Fold over the top of the bag the remaining two inches and press it flat with your iron, tucking the narrow hem under. Pin it in place and machine-stitch close to the folded edge of the hem.
You now have a bag with a finished casing, not to mention a hole to insert the string.
You can use ribbon or decorative braided cord as a drawstring. A shiny braided cord with a high nylon content is perfect for this project. When you buy the cord, make sure you have enough to go around the entire width of the bag, plus a few inches more so you can pull the bag shut and tie the string into a bow.
Loop one end of the cord through the hole on the end of a safety pin and knot it securely at that end. Tie another small knot at the free end of the cord. Pin the free end of the cord to the bag below the casing. Insert the pin through the buttonhole and feed it through the casing. Once you reach the end of the casing, pull the safety pin and the leading end of the cord back out through the hole. Distribute the fullness of the bag around the cord evenly. Remove the safety pin and re-knot that end of fabric so that the cord doesn’t unravel.
Making the Bag Stand up to the Test
A round or cylindrical gift might call for a cylindrical bag.
Determining the length of the fabric that you will need is similar to what you did for the square object. This time, you will cut a round panel of fabric by placing the base of the gift on top of the fabric (wrong side up) and by tracing a circle around it that is about two inches or so wider.
You will also determine the width of the fabric this time by measuring around the widest part of the object and adding three to four inches.
This time, fold the fabric in half along the WIDTH instead of lengthwise. Sew the raw edge together. Pin the bottom of the cylinder of fabric around the outer edge of the circular panel that you cut. Stitch the raw edges together. Clip and grade the seam allowances. Turn the bag right side out and handle the hem and casing the same way that you did for the square object’s bag.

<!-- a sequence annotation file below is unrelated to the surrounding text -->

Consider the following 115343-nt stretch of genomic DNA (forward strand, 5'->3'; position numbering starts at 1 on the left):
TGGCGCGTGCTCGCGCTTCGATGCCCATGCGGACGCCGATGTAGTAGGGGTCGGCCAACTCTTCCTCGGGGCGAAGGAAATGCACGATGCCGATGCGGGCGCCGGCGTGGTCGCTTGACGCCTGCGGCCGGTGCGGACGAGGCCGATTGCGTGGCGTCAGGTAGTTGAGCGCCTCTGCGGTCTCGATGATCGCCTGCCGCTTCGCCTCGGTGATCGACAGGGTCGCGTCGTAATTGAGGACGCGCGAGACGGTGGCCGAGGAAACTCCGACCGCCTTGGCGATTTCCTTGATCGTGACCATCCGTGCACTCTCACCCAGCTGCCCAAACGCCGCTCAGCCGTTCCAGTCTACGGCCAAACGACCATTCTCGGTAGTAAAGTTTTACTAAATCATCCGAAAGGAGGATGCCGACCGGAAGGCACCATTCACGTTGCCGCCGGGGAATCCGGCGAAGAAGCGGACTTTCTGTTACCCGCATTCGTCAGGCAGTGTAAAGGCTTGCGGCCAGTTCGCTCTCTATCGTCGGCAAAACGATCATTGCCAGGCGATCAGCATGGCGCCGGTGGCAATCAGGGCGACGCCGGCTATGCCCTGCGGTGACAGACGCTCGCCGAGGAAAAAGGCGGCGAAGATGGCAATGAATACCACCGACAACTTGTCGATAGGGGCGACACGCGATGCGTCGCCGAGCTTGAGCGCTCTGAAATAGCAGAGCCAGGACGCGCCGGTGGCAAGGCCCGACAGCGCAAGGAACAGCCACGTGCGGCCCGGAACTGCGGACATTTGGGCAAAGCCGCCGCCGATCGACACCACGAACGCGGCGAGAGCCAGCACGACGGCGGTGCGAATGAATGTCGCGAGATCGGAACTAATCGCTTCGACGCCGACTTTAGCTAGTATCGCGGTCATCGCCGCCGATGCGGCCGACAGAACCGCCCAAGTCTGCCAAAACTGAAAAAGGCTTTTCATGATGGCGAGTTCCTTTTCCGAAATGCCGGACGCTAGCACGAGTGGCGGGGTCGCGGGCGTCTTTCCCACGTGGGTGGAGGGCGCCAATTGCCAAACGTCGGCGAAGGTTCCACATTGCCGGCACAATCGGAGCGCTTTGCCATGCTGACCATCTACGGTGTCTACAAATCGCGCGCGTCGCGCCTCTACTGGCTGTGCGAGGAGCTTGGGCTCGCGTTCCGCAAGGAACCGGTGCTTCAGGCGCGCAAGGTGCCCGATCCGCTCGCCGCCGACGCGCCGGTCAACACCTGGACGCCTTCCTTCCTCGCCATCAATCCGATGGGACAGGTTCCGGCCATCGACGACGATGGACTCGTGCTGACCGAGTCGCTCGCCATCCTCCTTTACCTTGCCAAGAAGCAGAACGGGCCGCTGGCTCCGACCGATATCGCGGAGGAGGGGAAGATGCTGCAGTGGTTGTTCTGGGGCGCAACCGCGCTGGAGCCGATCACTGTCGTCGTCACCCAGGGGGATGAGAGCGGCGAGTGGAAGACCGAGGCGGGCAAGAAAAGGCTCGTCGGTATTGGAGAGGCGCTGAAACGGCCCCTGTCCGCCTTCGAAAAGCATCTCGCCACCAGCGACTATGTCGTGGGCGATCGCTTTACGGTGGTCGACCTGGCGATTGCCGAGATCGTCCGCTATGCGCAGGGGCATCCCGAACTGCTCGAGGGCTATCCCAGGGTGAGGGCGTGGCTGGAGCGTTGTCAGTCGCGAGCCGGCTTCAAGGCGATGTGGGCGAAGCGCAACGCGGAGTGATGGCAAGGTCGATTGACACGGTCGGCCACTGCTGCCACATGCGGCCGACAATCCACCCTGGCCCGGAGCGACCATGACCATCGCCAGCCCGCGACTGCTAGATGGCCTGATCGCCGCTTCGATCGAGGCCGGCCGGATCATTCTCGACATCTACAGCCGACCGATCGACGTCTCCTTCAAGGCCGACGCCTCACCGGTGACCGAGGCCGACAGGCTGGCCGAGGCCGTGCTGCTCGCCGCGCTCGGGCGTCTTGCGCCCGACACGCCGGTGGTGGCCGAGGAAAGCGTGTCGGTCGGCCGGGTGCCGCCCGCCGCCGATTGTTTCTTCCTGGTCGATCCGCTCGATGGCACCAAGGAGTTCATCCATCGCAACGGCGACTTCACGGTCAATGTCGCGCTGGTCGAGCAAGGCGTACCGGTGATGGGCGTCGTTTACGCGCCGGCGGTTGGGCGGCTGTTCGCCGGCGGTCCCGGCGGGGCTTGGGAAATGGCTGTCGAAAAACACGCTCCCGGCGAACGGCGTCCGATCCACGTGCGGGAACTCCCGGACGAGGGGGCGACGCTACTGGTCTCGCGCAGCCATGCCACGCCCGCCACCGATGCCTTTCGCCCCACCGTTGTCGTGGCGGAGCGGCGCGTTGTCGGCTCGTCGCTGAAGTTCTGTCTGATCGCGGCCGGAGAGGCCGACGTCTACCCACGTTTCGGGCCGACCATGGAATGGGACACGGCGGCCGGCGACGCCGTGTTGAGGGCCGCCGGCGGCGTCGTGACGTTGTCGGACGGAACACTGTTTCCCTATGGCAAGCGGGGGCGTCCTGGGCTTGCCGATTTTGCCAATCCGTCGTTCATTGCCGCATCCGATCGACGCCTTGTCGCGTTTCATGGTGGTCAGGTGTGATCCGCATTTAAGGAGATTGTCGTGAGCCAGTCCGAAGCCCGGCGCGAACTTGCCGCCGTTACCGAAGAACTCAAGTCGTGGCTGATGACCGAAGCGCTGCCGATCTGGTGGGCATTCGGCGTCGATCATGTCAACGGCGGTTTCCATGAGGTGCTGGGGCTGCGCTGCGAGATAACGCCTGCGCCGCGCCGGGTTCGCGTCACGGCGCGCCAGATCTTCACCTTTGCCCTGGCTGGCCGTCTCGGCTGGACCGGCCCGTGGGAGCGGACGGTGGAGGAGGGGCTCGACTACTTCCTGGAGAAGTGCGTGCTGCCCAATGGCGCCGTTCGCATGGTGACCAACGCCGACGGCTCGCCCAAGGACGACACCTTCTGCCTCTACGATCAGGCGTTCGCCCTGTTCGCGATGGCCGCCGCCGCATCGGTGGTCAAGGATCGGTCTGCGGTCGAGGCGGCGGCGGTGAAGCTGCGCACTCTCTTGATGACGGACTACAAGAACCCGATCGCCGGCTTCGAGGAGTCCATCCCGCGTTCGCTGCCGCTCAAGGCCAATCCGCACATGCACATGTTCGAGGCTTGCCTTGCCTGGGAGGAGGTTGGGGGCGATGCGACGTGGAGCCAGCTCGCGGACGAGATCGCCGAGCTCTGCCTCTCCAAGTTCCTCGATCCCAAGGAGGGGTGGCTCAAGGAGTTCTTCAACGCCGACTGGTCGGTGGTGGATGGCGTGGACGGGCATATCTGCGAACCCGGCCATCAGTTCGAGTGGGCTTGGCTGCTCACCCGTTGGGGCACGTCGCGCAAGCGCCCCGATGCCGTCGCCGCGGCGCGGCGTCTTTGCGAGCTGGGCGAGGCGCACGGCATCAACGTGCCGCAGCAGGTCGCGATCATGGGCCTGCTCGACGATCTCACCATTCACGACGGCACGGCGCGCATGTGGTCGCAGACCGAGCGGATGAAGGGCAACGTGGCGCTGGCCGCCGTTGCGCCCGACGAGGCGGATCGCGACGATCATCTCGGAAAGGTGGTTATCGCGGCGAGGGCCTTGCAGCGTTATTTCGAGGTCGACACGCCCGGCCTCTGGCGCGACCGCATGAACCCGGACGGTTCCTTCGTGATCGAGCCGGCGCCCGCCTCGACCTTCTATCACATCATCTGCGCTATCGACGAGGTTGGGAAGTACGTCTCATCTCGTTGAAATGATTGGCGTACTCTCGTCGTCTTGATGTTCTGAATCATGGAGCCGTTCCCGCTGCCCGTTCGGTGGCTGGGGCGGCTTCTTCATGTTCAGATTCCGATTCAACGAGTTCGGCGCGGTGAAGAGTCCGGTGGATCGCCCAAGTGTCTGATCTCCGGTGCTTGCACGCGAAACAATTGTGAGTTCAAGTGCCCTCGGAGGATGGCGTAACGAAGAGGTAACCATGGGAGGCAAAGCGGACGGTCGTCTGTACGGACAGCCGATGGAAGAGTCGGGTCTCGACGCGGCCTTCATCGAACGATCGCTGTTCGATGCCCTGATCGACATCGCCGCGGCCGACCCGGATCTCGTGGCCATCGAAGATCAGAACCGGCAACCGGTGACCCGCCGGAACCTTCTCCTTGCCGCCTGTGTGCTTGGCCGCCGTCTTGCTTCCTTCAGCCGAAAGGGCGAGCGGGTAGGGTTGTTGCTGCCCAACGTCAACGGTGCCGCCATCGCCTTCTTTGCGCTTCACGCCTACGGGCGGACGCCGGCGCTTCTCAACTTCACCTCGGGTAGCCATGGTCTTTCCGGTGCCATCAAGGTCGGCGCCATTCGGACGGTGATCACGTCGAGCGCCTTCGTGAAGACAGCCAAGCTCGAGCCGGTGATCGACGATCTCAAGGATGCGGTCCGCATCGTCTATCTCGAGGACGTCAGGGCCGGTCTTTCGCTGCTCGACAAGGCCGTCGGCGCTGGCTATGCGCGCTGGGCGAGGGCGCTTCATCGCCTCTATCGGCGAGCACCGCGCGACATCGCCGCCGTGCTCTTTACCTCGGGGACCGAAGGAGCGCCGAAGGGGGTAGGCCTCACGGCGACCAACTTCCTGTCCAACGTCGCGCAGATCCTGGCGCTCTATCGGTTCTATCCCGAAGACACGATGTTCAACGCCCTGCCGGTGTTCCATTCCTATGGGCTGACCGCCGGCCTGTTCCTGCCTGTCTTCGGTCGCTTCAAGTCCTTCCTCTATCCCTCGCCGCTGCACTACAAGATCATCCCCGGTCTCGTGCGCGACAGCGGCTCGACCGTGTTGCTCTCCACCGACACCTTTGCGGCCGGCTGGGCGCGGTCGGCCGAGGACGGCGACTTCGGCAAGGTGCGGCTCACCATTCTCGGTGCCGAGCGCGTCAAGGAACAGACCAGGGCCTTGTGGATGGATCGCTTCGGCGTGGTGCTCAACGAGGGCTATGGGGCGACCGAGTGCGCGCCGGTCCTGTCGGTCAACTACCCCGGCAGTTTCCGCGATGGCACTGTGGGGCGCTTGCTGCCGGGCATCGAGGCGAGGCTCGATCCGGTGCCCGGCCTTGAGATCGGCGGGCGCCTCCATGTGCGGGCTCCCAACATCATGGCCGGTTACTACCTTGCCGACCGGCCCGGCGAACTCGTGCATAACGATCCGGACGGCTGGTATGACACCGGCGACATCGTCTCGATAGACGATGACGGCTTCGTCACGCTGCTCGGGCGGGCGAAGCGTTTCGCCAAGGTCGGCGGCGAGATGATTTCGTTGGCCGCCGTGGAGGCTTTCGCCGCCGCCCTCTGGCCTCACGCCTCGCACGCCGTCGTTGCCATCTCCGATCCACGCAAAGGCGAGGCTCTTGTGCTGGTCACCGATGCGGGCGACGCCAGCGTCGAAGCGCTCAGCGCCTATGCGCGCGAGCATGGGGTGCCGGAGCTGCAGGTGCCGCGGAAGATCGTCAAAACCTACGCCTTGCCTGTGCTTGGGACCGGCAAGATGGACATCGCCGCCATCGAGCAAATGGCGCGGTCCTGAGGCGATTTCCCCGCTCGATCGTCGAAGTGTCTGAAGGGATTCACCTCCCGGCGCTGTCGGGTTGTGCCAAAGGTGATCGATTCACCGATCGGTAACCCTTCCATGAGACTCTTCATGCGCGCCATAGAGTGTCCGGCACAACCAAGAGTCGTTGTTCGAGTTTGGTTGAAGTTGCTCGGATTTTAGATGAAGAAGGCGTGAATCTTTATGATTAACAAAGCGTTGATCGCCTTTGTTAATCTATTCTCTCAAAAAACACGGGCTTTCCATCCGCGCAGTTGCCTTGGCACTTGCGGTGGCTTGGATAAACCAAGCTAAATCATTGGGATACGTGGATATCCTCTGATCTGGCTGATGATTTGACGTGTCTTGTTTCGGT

For More Elaborate Gift Bags
You may want to add appliques or decorative patches before folding the fabric in half to stitch the sides. Sewing beads onto the bag can be done after you have finished constructing it. For washable fabrics, make sure to use washable beads or sequins. Buttons also add a nice touch.
You may also like some cording sewn into the side seams of your gift bag. If you purchased a packet or piping that has a raw edge and pre-measured seam allowance, you can pin some piping with the corded side facing in toward the center of the fabric and stitch it in place using your zipper foot. Then, when you fold it in half to finish the sides, all you have to do is follow the same line of stitching. Follow the manufacturer’s recommendations for finishing the ends.
For a Fancier Hem
For a ruffled hem when you pull the drawstring shut, omit the folded casing. Make a narrow DOUBLE hem at the top of the bag. Then pin double-fold bias tape around the bag one inch below the double hem. Fold both ends under without overlapping them and stitch it in place. You will thread the cord through the bias tape casing the same way that you did for the folded one.